Cancer Survivor Series: Marsha Smith
As a nurse at Methodist Hospitals, Marsha Smith encounters illness and disease on a regular basis. This in no way prepared her for her own breast cancer diagnosis. Smith discovered a lump in her breast while she was taking a shower. Initially, she did not think much of the discovery as she has found lumps previously, but she knew this one was different.
“I felt like something was screaming at me when that happened,” Smith said. “My mother-in-law died from breast cancer. I couldn’t find my husband quick enough. I was in full-on panic mode, and I’m not like that - I’m a very calm person. I was an AR nurse for 11 years. I don’t usually get rattled that easily, but I just felt like something was really wrong.”
After getting her mammogram done, a friend and fellow medical worker advised her to get a biopsy. She agreed a biopsy would be good for her and got an ultrasound and biopsy done at St. Mary Medical Center's Women Diagnostic Center in Hobart. The doctor called her the next day while she was at work and said her biopsy was positive for cancer. Smith recalled standing at work with her mouth hanging open in disbelief. Once she wrapped her head around her diagnosis, she made an aggressive attack plan and got a mastectomy. She also chose to get a hysterectomy just to be safe since her mother had ovarian cancer while Smith was in high school.
Smith feels fortunate to have caught her cancer early on and believes that everyone should be proactive in taking care of their bodies.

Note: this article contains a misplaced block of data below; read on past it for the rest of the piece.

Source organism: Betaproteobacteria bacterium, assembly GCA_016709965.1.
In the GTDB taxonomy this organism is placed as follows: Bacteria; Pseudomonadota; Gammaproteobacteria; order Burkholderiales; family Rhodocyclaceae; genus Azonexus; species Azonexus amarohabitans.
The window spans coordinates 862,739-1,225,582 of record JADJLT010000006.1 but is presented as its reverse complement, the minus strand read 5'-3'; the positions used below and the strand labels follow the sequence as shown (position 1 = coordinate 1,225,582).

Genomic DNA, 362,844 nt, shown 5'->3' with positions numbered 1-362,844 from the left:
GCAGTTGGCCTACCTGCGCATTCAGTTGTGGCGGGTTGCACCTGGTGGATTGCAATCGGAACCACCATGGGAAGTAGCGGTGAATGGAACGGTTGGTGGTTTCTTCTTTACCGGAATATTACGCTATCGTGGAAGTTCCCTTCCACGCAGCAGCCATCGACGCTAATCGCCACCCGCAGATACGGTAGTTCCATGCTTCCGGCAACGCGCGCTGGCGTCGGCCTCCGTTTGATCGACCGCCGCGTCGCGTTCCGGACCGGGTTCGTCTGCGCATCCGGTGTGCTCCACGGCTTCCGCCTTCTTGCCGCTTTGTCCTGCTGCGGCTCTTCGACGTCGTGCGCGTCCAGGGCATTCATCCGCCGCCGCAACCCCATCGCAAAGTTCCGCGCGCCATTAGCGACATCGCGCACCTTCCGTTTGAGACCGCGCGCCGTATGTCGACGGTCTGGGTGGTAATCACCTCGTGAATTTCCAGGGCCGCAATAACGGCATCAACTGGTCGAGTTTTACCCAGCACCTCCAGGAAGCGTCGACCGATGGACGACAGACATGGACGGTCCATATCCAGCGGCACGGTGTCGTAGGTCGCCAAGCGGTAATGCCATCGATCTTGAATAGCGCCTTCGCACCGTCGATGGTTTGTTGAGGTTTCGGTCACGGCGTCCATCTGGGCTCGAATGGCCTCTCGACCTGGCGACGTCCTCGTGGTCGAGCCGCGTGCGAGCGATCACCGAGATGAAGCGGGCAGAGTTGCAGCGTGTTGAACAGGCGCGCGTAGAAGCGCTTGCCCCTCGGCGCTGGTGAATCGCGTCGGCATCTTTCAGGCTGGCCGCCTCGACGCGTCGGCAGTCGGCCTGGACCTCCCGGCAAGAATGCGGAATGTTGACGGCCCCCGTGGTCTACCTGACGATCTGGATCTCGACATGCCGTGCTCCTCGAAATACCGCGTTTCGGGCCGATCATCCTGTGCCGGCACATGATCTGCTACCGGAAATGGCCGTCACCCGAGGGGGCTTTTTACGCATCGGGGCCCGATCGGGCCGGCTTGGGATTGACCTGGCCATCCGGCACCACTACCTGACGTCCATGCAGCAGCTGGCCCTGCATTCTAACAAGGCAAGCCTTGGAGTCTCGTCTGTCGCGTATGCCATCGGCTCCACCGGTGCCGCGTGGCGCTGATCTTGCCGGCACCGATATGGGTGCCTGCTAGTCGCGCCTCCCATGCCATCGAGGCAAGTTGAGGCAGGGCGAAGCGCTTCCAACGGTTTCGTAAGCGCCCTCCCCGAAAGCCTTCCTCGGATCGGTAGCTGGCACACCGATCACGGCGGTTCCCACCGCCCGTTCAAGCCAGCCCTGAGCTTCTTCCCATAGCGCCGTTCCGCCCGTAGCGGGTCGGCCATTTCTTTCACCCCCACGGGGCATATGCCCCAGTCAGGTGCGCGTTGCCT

“I caught it early. It’s all about taking care of yourself and paying attention to your body,” Smith said. “If you feel something that isn’t right that wasn’t there before, you’ve got to get it checked out. Self-examing your breasts is the best thing you can do. When I was young, 30 is when they started doing mammograms on people. I’m 60 and now the standard has gone to 40, but we’re seeing more and more young women with cancer. I had one recently as a patient, so I know it’s something to pay attention to. I don’t agree with the insurance standards that say you don’t need a mammogram until your 40.”
With the insurance standard in mind, Smith keeps recommending young women to her workplace which will allow patients to get mammograms done with or without insurance. Having gone through her cancer treatment over 10 years ago in 2009, Smith knows how important it is to actively screen for cancer rather than ignoring your body and letting cancer progress even further. Early detection is key to relieving cancer’s hold on both your body and mind.
“When you go through cancer, it’s an anxiety-inducing situation,” Smith said. “The reality shakes you. I was not anxious before that, but you find out that you’re not as strong as you think you are. Everybody’s fragile.”
Smith does not regret taking the aggressive route in combating cancer. She credits her faith and loved ones with helping her through the treatment and recovery processes, including getting used to her new body after a mastectomy and hysterectomy.
“It’s all a big process. You find your faith and talk to God and just try to deal with it. You talk to your friends, you talk to your husband, and you talk to the people who love you most. Everybody’s pretty sympathetic when it comes to breast cancer because it’s not something anybody wants to go through.”
Through her experience, Smith has learned that while support from friends and family will lighten the load of cancer, you have to be your number one advocate. In order to live life with the people you love and serve them, you have to look after yourself.
“I’m a very strong woman,” Smith said. “Right now, I’m tearing apart two bathrooms at the same time, and I’m helping my dad take care of my mom with dementia. I’m doing what I can for my family, but at the same time, you’ve got to take care of yourself. Pay attention to what’s going on with yourself, because if you’re not here, you can’t help anybody else.”